How two entrepreneurs are challenging gender inequality in Pakistan

Access to financial services like savings accounts and loans can be challenging in remote and rural communities.

This means that community members, especially women, are often left out of opportunities that require upfront capital, like starting or investing in a small business, making household improvements, or accessing health care.

As a business owner in Sermik, a rural village in a mountainous region in the Skardu District of Pakistan, Safia knows these challenges first-hand.

Safia and Hameeda own their own business in Pakistan.

Safia and her sister Hameeda started their retail business in 2021 with only 20,000 rupees (about $125 CAD). Thanks to her local community-based savings group, established with Canadian support, Safia was able to secure the initial capital needed to launch their business. Their store sells grocery items, like spices, cooking oil, and soap, so members of their community can now get these items closer to home.

Community-based savings groups (CBSGs) are groups of 15 to 25 individuals who voluntarily join and manage savings and loan services. Members meet on a regular schedule and are encouraged to save their earnings consistently. Savings are maintained in a loan fund, which members can borrow in small amounts – loan terms, interest rates, and installment dates are set by the CBSG. From April 2021 to March 2022, AKFC helped train and establish 100 CBSGs in Pakistan.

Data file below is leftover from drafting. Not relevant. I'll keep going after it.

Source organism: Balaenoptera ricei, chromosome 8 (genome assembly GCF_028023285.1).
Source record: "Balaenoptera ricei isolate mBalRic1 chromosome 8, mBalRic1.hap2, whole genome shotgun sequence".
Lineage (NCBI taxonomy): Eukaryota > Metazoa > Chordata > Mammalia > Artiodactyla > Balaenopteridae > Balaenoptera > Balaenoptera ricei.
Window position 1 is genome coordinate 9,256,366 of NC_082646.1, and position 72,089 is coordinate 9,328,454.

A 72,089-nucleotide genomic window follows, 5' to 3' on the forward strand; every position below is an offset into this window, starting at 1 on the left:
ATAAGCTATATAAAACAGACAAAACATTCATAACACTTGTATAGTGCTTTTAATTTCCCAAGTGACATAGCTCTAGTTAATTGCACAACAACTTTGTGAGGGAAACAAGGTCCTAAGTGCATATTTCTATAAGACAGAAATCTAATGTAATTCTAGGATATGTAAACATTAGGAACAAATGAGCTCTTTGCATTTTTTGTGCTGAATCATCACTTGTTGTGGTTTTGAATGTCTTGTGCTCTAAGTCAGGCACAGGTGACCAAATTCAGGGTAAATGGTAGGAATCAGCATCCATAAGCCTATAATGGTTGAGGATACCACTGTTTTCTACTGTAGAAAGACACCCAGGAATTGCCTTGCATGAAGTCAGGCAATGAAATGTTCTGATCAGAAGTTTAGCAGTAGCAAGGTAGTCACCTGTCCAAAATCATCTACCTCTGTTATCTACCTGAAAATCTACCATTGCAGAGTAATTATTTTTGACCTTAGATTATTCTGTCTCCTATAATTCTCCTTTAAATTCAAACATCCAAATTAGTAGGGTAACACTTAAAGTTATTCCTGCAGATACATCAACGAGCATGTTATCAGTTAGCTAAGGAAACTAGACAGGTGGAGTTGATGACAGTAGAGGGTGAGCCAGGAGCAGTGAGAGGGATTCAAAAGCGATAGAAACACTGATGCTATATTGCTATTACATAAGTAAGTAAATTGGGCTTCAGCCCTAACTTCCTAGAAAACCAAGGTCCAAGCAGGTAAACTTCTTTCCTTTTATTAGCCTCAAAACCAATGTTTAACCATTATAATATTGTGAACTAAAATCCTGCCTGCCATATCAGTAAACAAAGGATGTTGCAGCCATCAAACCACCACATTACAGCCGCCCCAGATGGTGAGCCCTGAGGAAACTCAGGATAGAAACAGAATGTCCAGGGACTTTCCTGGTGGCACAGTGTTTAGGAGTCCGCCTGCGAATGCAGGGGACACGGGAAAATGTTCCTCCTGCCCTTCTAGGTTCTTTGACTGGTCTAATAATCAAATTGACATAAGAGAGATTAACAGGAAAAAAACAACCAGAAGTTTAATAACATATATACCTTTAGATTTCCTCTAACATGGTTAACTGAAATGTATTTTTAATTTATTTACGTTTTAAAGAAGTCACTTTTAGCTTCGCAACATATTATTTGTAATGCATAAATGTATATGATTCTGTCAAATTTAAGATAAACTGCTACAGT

In Pakistan, traditional and conservative gender norms mean that women are often limited to household or domestic work. But despite facing challenges and opposition to pursuing their business, Safia and Hameeda’s shop was successful. They were also able to expand the business to some of the most remote areas in the district, where people, mostly women, had to travel many kilometers to purchase basic necessities.

With another loan from their savings group, Safia and Hameeda expanded their store’s offerings. They started supplying dried fruits from different districts across the region, helping farmers access new markets and helping communities access different types of nutritious food.

As successful entrepreneurs, Safia and Hameeda are challenging gender norms and opening paths for other women in their community.